On 23 November 1577 a few hundred Beggars (Geuzen), led by commander Helling, entered the city at this 2nd Haarlemmer­poort in a foiled attempt to take the city. They thought they had reached Dam square, when they were actually at the Nieuwezijds Kolk. They occupied the Korenmeters­huis (Corn Weigh House), thinking it was the City Hall. By the time they realised their mistake, the city guards had already regrouped on Dam square and drove them out of the city. Geuzen (Beggars) was the name assumed by a confederacy of Calvinist Dutch nobles who from 1566 on opposed the Spanish rule in the Netherlands. Amsterdam, fearing trade consequences, had not initially joined the revolt.

The 3rd Haarlemmer­poort (1593-1612)

With the city’s expansion in 1593, an earthen wall was laid around what is now the Heren­gracht, with wooden city gates. This 3rd Haarlemmer­poort was located further West, somewhere near the current Heren­markt. The gate had two draw bridges and a front gate. It was demolished in 1612, so it had a rather short lifespan.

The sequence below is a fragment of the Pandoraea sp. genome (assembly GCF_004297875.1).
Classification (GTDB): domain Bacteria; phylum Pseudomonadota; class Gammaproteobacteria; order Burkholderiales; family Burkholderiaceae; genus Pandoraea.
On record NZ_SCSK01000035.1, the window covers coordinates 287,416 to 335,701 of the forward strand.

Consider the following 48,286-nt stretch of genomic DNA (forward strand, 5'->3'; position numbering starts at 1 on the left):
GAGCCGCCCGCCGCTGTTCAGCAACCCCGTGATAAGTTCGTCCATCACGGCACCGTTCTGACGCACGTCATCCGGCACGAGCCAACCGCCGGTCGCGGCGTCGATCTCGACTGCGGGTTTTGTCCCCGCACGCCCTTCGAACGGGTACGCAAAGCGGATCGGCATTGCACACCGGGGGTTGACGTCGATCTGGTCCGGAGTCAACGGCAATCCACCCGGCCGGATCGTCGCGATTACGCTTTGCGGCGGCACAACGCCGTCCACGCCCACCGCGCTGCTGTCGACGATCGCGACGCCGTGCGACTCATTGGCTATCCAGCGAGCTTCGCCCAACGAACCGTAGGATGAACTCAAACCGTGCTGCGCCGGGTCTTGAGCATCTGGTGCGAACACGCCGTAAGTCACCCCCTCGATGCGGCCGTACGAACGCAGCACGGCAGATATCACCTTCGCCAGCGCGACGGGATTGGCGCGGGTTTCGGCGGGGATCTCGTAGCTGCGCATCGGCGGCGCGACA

Detail from a map by Pieter Bast, with the 3rd Haarlemmer­poort in Amsterdam, 1597

Detail from a map from 1597 by Pieter Bast, with the 3rd Haarlemmer­poort.

The 4th Haarlemmer­poort (1615-1837)

With the third Amsterdam expansion (Derde Uitleg) from 1613-1615, the Haarlemmer­dijk and the 3rd Haarlemmer­poort came to be located inside the city walls. The entrance to the city from the Haarlem side was moved to the end of the Haarlemmer­dijk near the Singel­gracht. The build of the 4th Haarlemmer­poort was started in 1615 and finished in 1618. The gate was designed by architect Hendrik de Keyser, had white sandstone on the city side and a bend inside the gate itself (for defense purposes). By 1837 the gate had become so derelict that the city decided tear it down.

Fourth Haarlemmerpoort, Amsterdam, oil painting from 1618

4th Haarlemmer­poort by architect Hendrik de Keyser on an oil painting from 1618.